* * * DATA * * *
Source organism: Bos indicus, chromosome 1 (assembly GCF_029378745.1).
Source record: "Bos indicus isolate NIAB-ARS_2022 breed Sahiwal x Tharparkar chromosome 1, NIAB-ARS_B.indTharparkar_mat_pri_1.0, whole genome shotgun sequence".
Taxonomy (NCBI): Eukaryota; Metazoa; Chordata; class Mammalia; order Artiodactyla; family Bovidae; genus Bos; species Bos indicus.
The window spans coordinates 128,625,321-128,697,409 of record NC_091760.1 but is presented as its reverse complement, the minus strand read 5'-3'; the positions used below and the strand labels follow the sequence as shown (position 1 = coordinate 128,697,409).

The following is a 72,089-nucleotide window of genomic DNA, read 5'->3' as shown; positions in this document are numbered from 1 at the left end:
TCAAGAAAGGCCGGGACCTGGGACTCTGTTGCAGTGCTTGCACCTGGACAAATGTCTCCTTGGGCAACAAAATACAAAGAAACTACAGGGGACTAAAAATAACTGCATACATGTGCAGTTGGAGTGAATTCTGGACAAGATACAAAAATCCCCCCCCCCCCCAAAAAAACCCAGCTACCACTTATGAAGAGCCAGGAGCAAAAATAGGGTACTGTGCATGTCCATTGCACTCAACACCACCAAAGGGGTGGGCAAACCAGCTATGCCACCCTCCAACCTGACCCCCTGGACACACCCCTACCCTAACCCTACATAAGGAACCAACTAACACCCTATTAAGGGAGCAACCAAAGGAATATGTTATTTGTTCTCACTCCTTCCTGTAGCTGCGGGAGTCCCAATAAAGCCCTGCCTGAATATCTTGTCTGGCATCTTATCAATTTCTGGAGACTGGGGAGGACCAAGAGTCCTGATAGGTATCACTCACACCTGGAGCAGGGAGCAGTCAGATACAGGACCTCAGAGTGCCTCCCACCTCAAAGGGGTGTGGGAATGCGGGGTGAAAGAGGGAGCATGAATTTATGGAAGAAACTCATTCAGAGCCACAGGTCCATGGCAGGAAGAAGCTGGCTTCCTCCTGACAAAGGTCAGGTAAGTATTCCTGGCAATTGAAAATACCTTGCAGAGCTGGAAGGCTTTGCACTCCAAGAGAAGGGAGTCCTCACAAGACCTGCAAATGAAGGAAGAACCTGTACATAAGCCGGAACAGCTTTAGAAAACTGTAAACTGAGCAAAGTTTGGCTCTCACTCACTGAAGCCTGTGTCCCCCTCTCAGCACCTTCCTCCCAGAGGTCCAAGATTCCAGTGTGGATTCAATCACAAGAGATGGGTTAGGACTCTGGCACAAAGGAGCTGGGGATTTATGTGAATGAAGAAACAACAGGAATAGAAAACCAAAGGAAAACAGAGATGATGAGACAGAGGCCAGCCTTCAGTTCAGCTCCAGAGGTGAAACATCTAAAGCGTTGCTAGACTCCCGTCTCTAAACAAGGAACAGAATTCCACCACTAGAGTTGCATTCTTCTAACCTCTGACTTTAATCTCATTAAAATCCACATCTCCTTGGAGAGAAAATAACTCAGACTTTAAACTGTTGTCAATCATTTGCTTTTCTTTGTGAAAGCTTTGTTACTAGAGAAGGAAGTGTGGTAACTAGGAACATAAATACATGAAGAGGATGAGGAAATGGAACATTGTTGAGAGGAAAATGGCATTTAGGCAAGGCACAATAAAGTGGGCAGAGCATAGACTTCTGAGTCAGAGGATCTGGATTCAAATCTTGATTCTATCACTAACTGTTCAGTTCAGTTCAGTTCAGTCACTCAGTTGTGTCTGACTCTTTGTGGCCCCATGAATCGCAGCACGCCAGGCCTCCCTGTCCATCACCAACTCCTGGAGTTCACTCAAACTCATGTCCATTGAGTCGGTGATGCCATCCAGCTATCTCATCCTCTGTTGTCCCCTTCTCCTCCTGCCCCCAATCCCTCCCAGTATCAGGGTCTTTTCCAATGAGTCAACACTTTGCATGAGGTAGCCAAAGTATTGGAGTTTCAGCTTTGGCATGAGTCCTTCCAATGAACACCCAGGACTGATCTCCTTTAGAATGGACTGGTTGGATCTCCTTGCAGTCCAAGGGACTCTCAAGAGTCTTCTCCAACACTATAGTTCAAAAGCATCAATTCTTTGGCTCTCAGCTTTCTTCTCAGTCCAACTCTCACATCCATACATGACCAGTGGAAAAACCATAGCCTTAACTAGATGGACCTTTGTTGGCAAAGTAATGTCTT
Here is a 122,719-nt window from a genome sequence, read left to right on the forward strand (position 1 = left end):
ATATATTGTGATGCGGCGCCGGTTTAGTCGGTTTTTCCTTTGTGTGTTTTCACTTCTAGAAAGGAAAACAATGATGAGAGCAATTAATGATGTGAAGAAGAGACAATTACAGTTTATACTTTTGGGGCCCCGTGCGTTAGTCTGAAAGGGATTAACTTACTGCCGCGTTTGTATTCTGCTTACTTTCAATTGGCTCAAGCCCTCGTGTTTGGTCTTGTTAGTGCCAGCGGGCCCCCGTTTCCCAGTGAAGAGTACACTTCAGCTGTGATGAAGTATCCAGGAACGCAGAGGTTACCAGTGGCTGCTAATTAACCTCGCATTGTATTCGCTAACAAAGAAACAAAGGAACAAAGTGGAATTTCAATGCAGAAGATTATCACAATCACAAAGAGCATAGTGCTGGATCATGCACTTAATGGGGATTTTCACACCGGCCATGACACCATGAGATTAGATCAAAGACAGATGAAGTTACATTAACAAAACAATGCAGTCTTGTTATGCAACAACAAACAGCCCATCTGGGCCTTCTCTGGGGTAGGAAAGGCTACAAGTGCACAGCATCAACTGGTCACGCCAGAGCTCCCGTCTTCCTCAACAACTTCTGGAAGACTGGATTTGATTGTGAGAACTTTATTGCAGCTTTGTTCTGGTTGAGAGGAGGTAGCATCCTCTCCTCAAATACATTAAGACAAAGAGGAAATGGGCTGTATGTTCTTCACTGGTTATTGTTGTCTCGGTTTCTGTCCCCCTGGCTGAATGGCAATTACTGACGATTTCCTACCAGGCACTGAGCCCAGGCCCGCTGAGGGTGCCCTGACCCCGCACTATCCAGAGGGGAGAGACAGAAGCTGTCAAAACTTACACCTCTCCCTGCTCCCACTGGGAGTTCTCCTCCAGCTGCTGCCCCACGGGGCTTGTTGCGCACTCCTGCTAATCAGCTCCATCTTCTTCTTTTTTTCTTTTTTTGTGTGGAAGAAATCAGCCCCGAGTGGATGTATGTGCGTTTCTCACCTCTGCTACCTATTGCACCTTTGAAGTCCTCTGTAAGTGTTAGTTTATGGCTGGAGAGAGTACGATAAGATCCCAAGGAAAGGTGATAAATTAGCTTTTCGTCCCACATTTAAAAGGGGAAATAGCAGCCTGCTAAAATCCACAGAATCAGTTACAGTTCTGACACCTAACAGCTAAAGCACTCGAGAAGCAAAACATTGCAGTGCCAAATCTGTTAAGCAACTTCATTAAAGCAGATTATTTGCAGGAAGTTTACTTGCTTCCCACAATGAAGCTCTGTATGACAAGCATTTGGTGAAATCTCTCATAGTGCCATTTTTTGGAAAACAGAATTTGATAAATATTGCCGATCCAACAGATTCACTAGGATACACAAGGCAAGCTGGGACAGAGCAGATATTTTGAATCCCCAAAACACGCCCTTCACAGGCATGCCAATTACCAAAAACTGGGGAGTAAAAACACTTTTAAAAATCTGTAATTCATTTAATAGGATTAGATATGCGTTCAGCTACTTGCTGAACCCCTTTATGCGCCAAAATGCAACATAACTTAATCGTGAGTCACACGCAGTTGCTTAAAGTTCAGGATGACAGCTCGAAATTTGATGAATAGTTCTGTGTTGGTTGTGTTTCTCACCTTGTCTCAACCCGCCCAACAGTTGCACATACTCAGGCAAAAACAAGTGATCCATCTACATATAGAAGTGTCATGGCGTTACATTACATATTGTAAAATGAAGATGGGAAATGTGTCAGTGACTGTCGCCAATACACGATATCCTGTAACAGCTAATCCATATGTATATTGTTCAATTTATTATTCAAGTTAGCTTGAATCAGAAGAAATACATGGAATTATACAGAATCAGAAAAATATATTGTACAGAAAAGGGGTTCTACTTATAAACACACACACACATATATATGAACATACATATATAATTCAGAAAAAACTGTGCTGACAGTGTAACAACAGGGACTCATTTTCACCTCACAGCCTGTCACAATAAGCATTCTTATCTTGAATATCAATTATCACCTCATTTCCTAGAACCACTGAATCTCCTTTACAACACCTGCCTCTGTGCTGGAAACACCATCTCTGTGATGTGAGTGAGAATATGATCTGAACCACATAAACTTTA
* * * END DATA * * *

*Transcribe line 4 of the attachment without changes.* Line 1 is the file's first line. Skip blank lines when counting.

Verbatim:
The window spans coordinates 128,625,321-128,697,409 of record NC_091760.1 but is presented as its reverse complement, the minus strand read 5'-3'; the positions used below and the strand labels follow the sequence as shown (position 1 = coordinate 128,697,409).